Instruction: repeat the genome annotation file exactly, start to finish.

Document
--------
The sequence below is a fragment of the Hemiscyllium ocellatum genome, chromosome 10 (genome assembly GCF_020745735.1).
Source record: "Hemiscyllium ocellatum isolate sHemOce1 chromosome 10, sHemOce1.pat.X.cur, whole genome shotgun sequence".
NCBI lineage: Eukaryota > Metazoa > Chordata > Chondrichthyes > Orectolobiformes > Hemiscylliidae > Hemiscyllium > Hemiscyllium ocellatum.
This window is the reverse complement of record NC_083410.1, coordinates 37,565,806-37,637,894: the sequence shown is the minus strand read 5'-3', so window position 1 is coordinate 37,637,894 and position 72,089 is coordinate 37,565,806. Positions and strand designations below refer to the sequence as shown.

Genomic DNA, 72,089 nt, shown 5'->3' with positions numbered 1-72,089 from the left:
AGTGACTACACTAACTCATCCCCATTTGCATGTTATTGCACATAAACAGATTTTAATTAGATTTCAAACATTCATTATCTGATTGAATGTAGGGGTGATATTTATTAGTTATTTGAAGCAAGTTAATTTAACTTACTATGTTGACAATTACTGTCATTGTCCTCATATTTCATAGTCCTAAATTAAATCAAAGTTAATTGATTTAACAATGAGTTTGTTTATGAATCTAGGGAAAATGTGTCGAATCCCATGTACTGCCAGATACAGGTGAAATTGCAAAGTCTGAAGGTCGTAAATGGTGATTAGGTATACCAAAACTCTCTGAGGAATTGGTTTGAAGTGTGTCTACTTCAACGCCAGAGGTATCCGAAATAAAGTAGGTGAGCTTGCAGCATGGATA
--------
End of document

The sequence below is a fragment of the Hemiscyllium ocellatum genome, chromosome 10 (genome assembly GCF_020745735.1).
Source record: "Hemiscyllium ocellatum isolate sHemOce1 chromosome 10, sHemOce1.pat.X.cur, whole genome shotgun sequence".
NCBI lineage: Eukaryota > Metazoa > Chordata > Chondrichthyes > Orectolobiformes > Hemiscylliidae > Hemiscyllium > Hemiscyllium ocellatum.
This window is the reverse complement of record NC_083410.1, coordinates 37,565,806-37,637,894: the sequence shown is the minus strand read 5'-3', so window position 1 is coordinate 37,637,894 and position 72,089 is coordinate 37,565,806. Positions and strand designations below refer to the sequence as shown.

Genomic DNA, 72,089 nt, shown 5'->3' with positions numbered 1-72,089 from the left:
AGTGACTACACTAACTCATCCCCATTTGCATGTTATTGCACATAAACAGATTTTAATTAGATTTCAAACATTCATTATCTGATTGAATGTAGGGGTGATATTTATTAGTTATTTGAAGCAAGTTAATTTAACTTACTATGTTGACAATTACTGTCATTGTCCTCATATTTCATAGTCCTAAATTAAATCAAAGTTAATTGATTTAACAATGAGTTTGTTTATGAATCTAGGGAAAATGTGTCGAATCCCATGTACTGCCAGATACAGGTGAAATTGCAAAGTCTGAAGGTCGTAAATGGTGATTAGGTATACCAAAACTCTCTGAGGAATTGGTTTGAAGTGTGTCTACTTCAACGCCAGAGGTATCCGAAATAAAGTAGGTGAGCTTGCAGCATGGATA